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Col. Richard G. Cardillo Jr., left, and Command Sgt. Maj. Charles Cabrera, commander and sergeant major of V Corps Artillery, add a battle streamer for a recently completed Iraq deployment to the unit's colors Thursday at an inactivation ceremony.

Col. Richard G. Cardillo Jr., left, and Command Sgt. Maj. Charles Cabrera, commander and sergeant major of V Corps Artillery, add a battle streamer for a recently completed Iraq deployment to the unit's colors Thursday at an inactivation ceremony. (Matt Millham / S&S)

Col. Richard G. Cardillo Jr., left, and Command Sgt. Maj. Charles Cabrera, commander and sergeant major of V Corps Artillery, add a battle streamer for a recently completed Iraq deployment to the unit's colors Thursday at an inactivation ceremony.

Col. Richard G. Cardillo Jr., left, and Command Sgt. Maj. Charles Cabrera, commander and sergeant major of V Corps Artillery, add a battle streamer for a recently completed Iraq deployment to the unit's colors Thursday at an inactivation ceremony. (Matt Millham / S&S)

Cardillo Jr. stands at the head of the formation Thursday at an inactivation ceremony for his unit. V Corps Artillery, which traces its lineage back to May 13, 1921.

Cardillo Jr. stands at the head of the formation Thursday at an inactivation ceremony for his unit. V Corps Artillery, which traces its lineage back to May 13, 1921. (Matt Millham / S&S)

Cardillo Jr. holds the colors as they are furled, perhaps for the last time, during the unit's inactivation ceremony Thursday at Tompkins Barracks.

Cardillo Jr. holds the colors as they are furled, perhaps for the last time, during the unit's inactivation ceremony Thursday at Tompkins Barracks. (Matt Millham / S&S)

SCHWETZINGEN, Germany — Col. Richard G. Cardillo Jr. had about 27 years of field artillery experience when he deployed to Iraq as commander of V Corps Artillery in January 2006, but rarely did he ever get to send rounds at the enemy.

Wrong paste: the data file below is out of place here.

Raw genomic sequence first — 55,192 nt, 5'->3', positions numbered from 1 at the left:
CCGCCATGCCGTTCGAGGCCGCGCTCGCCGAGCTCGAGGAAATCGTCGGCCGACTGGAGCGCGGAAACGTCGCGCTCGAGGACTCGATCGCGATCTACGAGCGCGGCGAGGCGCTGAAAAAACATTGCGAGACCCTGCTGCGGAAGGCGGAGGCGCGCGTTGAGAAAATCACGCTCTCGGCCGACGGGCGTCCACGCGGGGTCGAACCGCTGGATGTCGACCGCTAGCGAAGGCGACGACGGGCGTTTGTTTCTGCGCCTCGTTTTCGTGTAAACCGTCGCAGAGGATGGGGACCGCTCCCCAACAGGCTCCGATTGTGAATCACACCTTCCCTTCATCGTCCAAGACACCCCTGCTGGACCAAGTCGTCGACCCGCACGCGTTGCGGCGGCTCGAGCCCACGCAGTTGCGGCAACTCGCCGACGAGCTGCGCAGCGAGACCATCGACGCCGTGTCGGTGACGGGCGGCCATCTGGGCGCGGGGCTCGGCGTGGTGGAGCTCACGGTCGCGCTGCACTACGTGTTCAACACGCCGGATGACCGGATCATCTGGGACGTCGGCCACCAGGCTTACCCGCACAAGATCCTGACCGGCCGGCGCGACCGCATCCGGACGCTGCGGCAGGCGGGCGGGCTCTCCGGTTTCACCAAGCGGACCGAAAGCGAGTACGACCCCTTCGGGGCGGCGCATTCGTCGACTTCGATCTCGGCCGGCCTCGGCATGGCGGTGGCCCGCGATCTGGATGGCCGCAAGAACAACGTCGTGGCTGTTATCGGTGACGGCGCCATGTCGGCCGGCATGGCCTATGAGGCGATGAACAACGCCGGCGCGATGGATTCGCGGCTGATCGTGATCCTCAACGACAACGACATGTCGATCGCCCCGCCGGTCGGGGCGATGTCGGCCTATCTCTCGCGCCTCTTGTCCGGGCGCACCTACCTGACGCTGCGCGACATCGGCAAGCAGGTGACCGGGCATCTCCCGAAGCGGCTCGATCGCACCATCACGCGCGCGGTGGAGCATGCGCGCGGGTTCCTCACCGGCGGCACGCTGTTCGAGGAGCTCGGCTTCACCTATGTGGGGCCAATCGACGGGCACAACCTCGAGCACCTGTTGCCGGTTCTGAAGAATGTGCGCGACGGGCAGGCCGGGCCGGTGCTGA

“We only spent about 10 percent of our time doing that,” he said.

The rest of the time he and his crew of about 170 soldiers were engaged on the softer side of the war, using words rather than high explosives to influence the Iraqis “to do the right thing,” he said.

He admits it wasn’t a traditional field artillery mission, but says he didn’t expect the news he got while downrange last year: V Corps Artillery was going to inactivate.

Cardillo stood on the parade field at Tompkins Barracks on Thursday with nearly all that was left of his unit — two platoon-sized elements.

In its heyday during the Cold War, V Corps Artillery had two full field artillery brigades consisting of 10 battalions. In World War II, the unit took part in Operation Overlord and the Battle of the Bulge and “helped achieve the greatest military victory in the United States’ history,” Brig. Gen. Donald M. Campbell Jr., deputy commander of V Corps, said in a speech at the ceremony.

V Corps artillery was the last remaining corps artillery in the Army, and the only corps artillery serving overseas during the Cold War.

Cardillo said he was saddened by the inactivation after having served as its commander the last three years, but that was mitigated, he said, “by the knowledge that the field artillery of the Victory Corps furled its colors for the last time without ever having been bested on the battlefield.”

He acknowledged the Army’s reason for inactivating units like his, saying that by doing so “we take the precious leaders and soldiers of this outstanding unit and place them where they can have a greater impact on the Army.”

A group of about 42 corps artillery soldiers already have moved over to V Corps headquarters as a fire support element — a traditional field artillery job — to handle the corps’ continued need for artillery assets. That cell will grow, he said, to include more people and more capabilities such as information operations, psychological operations and electronic warfare.

Field artillery units still are needed at some point in the conflict, he said, but at some time you have to put that away and focus on rebuilding and getting people back on their feet.

“I spent 28 years learning my art of blowing things up and defeating the enemy kinetically,” he said. “Times have changed.”

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